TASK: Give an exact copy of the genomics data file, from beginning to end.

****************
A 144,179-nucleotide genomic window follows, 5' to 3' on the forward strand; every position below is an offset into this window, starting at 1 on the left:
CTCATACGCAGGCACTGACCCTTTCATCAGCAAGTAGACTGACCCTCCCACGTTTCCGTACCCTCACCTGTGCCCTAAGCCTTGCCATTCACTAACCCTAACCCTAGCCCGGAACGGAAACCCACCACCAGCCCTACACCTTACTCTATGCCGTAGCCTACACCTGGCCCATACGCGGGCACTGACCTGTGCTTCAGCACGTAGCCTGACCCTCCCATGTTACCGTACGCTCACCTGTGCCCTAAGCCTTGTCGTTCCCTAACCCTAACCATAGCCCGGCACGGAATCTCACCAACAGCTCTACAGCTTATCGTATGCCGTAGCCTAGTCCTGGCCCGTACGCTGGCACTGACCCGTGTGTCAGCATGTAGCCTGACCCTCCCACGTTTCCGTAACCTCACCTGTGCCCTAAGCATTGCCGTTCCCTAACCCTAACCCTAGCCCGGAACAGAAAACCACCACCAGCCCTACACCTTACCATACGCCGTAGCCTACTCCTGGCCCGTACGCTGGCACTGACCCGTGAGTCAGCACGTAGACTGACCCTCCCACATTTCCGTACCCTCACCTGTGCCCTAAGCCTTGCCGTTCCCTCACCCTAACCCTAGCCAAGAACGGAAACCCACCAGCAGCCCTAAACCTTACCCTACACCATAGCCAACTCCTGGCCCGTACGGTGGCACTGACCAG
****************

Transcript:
A 144,179-nucleotide genomic window follows, 5' to 3' on the forward strand; every position below is an offset into this window, starting at 1 on the left:
CTCATACGCAGGCACTGACCCTTTCATCAGCAAGTAGACTGACCCTCCCACGTTTCCGTACCCTCACCTGTGCCCTAAGCCTTGCCATTCACTAACCCTAACCCTAGCCCGGAACGGAAACCCACCACCAGCCCTACACCTTACTCTATGCCGTAGCCTACACCTGGCCCATACGCGGGCACTGACCTGTGCTTCAGCACGTAGCCTGACCCTCCCATGTTACCGTACGCTCACCTGTGCCCTAAGCCTTGTCGTTCCCTAACCCTAACCATAGCCCGGCACGGAATCTCACCAACAGCTCTACAGCTTATCGTATGCCGTAGCCTAGTCCTGGCCCGTACGCTGGCACTGACCCGTGTGTCAGCATGTAGCCTGACCCTCCCACGTTTCCGTAACCTCACCTGTGCCCTAAGCATTGCCGTTCCCTAACCCTAACCCTAGCCCGGAACAGAAAACCACCACCAGCCCTACACCTTACCATACGCCGTAGCCTACTCCTGGCCCGTACGCTGGCACTGACCCGTGAGTCAGCACGTAGACTGACCCTCCCACATTTCCGTACCCTCACCTGTGCCCTAAGCCTTGCCGTTCCCTCACCCTAACCCTAGCCAAGAACGGAAACCCACCAGCAGCCCTAAACCTTACCCTACACCATAGCCAACTCCTGGCCCGTACGGTGGCACTGACCAG